Since John Lewis’s employees are their shareholders, they benefit from annual bonuses. The organization’s ethical employment practices had been publicly highlighted as Nick Clegg encourages other organizations to adopt the ‘John Lewis economy’, (Mason, 2012). Here John Lewis’s success is the result of two different responses to the social trends. Firstly, in the case of the tax avoidance crisis, John Lewis did not succeed from having to respond to any social trend, but instead benefiting from the failure for other organizations to meet them. The second is John Lewis’s unusual structure and its employment practices.

This garners a lot of public attention and propels the ethical brand image for the organization, contributing to its success. It is worthy to look at the demographics of the UK in relation to John Lewis’s target audience. In countries such as the UK, the older population is increasing as people are living longer. Studies have shown that older populations are more concerned about the ethics of organizations compared with the younger populations. I believe that this does not only account for more potential customers for John Lewis, but it also increases the trust values, especially due to the current economic and social environments.

This ultimately contributes to the success of John Lewis, as there is strong customer retention. The Technological Environment The rapid technological developments have altered the relationship between an organization and its customers. One example is that ‘Technological developments have allowed new methods of distributing goods and services’, (Palmer & Hartley, 2012, p. 10). This includes the booming online shopping as shoppers are ‘spending 12. 8% more on the Internet last year than a year earlier’, Neville, 2013). It also highlights that department stores are benefiting the most from this shift to online shopping (Neville, 2013).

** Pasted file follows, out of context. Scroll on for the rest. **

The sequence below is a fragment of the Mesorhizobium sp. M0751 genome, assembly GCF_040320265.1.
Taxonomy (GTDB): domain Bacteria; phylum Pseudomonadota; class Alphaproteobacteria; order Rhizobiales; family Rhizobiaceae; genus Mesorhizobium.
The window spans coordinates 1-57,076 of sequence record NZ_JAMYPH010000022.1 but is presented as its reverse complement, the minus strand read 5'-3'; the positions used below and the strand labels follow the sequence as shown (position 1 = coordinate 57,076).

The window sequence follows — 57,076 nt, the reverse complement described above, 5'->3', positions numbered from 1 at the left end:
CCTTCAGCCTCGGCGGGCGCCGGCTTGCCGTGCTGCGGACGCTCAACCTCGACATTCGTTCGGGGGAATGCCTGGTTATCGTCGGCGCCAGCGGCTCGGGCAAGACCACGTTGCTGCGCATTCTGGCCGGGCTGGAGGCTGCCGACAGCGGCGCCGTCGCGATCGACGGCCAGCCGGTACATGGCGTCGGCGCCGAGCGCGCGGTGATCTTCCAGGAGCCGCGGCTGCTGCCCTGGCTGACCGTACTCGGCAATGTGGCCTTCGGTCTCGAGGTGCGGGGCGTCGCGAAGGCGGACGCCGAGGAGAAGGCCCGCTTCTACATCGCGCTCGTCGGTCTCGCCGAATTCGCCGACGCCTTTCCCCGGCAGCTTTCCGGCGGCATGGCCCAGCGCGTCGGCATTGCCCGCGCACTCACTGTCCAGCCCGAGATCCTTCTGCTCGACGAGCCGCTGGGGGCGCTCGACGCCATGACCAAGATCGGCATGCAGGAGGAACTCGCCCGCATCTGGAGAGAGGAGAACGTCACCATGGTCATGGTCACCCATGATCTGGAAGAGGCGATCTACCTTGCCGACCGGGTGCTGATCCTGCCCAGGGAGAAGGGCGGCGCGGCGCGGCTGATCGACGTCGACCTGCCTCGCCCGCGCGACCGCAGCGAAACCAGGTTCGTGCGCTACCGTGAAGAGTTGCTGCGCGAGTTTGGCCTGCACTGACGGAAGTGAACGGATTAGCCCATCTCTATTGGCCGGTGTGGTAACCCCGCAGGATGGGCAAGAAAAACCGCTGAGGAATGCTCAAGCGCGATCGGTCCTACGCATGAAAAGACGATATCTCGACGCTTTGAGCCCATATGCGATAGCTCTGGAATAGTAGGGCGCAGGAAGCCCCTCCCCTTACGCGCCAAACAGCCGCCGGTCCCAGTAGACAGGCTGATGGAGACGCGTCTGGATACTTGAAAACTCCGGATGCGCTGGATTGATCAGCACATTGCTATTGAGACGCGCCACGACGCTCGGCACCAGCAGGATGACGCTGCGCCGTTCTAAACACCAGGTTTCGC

Initially, online shopping appeared to simply revolutionize the way goods were bought. However, Wallop (2013) reports that the concept of online shopping and delivery did not work out well, as ‘Royal Mail, DHL, and other delivery services were not up to scratch’. As of during the month of December, ‘at least 225,000 parcels each day failed to arrive when promised. Another from Which? , found that 60 per cent of people shopping online shopping online last year had problems with delivery’, (Neville, 2013). This is when John Lewis responded to this problem with the development of Click & Collect.

This new scheme consists of placing and pays for an order online, then picking up the goods from the Customer Collection Point chosen by the shopper. Neil Saunders, the managing director of Conlumino says that ‘The reason click and collect took off over Christmas was because it solves the age-old problem of the ‘final mile’ of delivery. People just don’t like waiting in for deliveries, but most are happy to pick up from their local high street’, (Neville, 2013). This has proven a success for John Lewis as orders have doubled between 2012 and 2013, ‘accounting for 35% of online sales’, (Butler, 2013).

Karen Dracou explains ‘Customers love the fact that they are in control and can decide where and when to collect’, (Knight, 2013). Here the success of John Lewis is due to its ability to spot the shift to online shopping. Furthermore, it also notices the trends in problems regarding online shopping and delivery, and successfully meet customers’ needs by developing Click and Collect. Technology also means that it is easier to gain exposure of unethical business practice as there is ‘expending media availability and an increasingly intelligent audience’, (Palmer & Hartley, 2012, p.